Comments for the Draft
2022 Climate Change Scoping Plan
The Draft Scoping plan
does not include strategies to reduce embodied carbon in buildings
and infrastructure and says it is an “Area for Future
In fact emissions from Industry account for over 1/3 of
global anthropogenic emissions, and have been increasing faster
than other sectors.
The emissions within the state of California are slightly
smaller, but if emissions due to imported goods are included then
they are almost as high.
It is untenable to delay until some future date such a large
Moreover, there are clear pathways to
significantly reduce emissions quickly at very low or no
cost. The emissions are dominated by cement and steel,
materials that have clear and multiple pathways to lower ghg
emissions. There has been major progress in the design and
construction industry in the last 5 years on strategies to reduce
embodied carbon through research and advocacy of organizations such
as the Carbon Leadership Forum. Organizations such as
Building Transparency have collected close to 100,000 Environmental
Product Declarations in their free publicly accessible database EC3
providing reliable data on which to base policies.
Embodied carbon is
already being addressed in a number of jurisdictions across the
U.S., as shown here:
https://carbonleadershipforum.org/clf-carbon-policy-toolkit/#map. The Buy Clean California
Acts was one of the first policies to pass, and there are now
standards in place for the covered materials, and an infrastructure
in place to report the data.
Multiple states have followed suit and recently passed
policies. The U.S.
General Services Administration has passed carbon thresholds for
concrete and asphalt which are now in effect nationwide: https://www.gsa.gov/cdnstatic/Horn_GBAC_Embodied%20Carbon.pdf;
and they are piloting whole building lifecycle analysis
(WBLCA). The City of
Vancouver has a WBLCA ordinance currently in effect after piloting
the process for the last 5 years.
Industrial emissions are dominated by two
heavily used materials, steel and cement, both of which have many
opportunities to reduce emissions. For cement California is a
hotbed of innovation with many companies developing promising
technologies. One well documented solution is Limestone Clay
Calcined Cement (LC3) which can replace half the cement in concrete
and reduce the emissions by up to 40% while also improving
performance. One cement manufacturer that has plants on the
West Coast is currently producing LC3 in another state.
Another company--located in Ione, California--has some of the
highest quality clay deposits for LC3 and is preparing to supply
the market at scale. Other companies such as BluePlanet
Aggregates have a pilot plant in Pittsburg, CA, and CarbonBuilt was
incubated at UCLA and won a CarbonX prize for their low carbon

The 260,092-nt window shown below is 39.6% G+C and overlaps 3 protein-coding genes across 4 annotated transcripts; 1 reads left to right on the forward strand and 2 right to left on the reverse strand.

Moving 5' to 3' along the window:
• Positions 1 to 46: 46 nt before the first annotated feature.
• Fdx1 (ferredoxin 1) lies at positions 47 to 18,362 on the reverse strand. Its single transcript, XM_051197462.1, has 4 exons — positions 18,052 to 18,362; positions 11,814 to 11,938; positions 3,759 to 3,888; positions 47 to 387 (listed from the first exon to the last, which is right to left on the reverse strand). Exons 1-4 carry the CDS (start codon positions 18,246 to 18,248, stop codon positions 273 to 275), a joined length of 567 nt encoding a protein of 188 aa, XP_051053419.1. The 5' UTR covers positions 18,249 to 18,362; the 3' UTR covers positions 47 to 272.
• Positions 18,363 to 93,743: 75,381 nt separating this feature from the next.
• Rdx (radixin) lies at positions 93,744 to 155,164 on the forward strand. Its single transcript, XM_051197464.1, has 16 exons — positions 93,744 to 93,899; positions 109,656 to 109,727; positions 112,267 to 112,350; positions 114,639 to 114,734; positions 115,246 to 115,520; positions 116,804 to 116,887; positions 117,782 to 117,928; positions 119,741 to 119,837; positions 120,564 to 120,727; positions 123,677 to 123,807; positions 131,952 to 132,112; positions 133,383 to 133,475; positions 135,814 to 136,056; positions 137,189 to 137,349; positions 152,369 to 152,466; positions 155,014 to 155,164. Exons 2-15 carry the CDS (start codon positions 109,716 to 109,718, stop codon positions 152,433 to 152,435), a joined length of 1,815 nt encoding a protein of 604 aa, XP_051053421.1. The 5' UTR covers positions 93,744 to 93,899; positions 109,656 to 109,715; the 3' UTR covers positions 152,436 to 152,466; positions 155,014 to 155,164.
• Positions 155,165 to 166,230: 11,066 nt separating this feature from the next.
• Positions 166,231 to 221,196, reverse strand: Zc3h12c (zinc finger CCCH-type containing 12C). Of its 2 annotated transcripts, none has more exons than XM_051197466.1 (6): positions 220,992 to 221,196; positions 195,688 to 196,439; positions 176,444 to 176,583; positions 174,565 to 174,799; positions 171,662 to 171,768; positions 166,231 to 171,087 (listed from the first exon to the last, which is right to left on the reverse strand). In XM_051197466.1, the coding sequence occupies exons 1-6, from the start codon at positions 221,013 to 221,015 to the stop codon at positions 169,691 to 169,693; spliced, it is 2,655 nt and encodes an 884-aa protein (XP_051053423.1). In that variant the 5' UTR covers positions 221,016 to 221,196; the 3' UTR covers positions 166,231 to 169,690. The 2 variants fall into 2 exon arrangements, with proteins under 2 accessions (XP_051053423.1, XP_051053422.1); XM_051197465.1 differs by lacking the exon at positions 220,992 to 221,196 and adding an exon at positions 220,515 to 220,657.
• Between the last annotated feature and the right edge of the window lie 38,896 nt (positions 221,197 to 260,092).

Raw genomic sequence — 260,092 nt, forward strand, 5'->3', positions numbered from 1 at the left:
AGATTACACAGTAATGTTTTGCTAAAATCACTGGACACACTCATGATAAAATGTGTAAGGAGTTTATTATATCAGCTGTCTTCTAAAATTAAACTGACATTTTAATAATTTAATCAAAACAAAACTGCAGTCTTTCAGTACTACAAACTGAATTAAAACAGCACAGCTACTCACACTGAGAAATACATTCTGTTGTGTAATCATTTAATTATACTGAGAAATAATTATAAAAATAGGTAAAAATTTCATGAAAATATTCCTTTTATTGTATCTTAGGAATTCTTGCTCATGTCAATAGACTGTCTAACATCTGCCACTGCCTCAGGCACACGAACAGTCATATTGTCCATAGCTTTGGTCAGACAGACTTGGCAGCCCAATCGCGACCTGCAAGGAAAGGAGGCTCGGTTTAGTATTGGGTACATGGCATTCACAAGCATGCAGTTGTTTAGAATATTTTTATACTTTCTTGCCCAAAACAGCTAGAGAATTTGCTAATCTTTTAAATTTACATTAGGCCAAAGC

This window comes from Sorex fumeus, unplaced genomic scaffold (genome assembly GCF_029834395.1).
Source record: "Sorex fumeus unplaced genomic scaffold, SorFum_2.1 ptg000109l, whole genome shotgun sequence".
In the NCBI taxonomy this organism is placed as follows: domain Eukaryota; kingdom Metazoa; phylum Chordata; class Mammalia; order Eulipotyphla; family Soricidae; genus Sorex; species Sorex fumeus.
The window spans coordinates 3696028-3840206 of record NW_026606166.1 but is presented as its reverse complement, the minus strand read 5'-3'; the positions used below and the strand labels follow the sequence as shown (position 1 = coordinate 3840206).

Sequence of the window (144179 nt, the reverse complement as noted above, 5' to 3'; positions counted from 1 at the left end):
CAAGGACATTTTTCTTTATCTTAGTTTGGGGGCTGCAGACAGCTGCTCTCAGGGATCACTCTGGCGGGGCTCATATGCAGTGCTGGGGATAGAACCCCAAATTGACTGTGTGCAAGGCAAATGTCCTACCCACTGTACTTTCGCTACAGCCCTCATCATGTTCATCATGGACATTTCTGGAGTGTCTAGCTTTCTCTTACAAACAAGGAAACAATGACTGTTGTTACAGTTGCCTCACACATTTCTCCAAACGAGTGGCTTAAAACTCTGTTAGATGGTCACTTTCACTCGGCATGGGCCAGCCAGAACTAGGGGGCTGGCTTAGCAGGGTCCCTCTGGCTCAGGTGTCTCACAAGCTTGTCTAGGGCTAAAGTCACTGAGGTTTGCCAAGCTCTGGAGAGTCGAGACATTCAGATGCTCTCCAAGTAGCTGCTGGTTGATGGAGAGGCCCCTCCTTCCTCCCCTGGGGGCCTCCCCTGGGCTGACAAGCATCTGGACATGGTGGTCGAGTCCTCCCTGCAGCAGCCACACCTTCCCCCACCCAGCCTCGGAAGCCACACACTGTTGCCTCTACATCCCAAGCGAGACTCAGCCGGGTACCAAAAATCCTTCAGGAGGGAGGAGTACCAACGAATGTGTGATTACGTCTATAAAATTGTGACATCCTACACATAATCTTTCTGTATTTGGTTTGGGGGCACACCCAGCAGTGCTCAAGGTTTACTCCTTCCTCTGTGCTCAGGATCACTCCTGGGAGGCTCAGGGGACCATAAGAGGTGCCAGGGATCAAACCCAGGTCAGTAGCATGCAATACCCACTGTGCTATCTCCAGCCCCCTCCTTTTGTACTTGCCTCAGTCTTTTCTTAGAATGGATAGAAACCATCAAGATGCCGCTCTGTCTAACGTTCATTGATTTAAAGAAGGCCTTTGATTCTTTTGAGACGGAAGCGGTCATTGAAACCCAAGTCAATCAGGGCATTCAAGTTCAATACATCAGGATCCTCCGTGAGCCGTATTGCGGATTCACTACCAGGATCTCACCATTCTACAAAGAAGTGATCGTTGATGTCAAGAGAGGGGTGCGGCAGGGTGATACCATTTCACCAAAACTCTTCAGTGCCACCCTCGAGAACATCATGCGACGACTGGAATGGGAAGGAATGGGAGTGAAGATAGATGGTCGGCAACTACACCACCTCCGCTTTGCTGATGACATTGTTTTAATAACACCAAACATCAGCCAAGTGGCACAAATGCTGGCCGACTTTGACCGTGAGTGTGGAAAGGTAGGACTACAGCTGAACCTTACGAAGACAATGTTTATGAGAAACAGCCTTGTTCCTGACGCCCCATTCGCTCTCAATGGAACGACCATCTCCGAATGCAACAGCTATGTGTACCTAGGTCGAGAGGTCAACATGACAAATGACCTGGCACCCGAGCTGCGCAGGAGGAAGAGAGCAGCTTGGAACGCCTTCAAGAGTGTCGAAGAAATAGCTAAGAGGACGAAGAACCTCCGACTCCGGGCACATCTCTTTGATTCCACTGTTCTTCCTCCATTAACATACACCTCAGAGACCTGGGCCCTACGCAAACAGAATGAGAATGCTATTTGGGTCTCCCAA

technology. Even without using breakthrough technologies,
there are major opportunities in concrete mix specification to
reduce emissions by 30% or more just by good practice. The
Marin County Low Carbon Concrete Code demonstrated this by
collecting many local mix designs and setting an achievable
threshold within that wide range. Central Concrete in the Bay
Area is supplying low carbon concrete and has a guide for
Since cement is the most expensive component of concrete, these
strategies save money. Moreover, cement kilns in are the
primary facilities still burning coal in the state of California;
the state has weaned itself off coal for power plants and it is
time to reduce demand for coal fired cement, and reduce the impacts
on frontline communities.
In the Pacific Northwest which has been
leading on embodied carbon, they found that just by asking
producers to provide an Environmental Product Declaration, the
embodied carbon in concrete dropped by 20%. Since embodied carbon has
so far not been regulated, there is lots of low hanging fruit. With the new push toward
electrifying new construction in the 2022 T24 energy code and 55
municipal codes, and the increasingly clean California electric
grid, embodied carbon emissions will now often exceed the
operational emissions over a 50 year life cycle analysis. And all of these emissions
occur before the building is even occupied.
The strategies to reduce embodied carbon well
understood by the leading design and engineering firms in the
state. The standards
exist, the software tools are now mainstream, and many projects
have demonstrated the ability to reduce emissions by 30-50% with
low to minimal costs.
As a architect with over 30 years experience
designing low carbon buildings across California, I know this is a
reasonable and affordable strategy to significantly reduce
emissions in the near term.
To delay until some future mistake is to miss one of the
easiest and lowest cost opportunities available.
Scott Shell, FAIA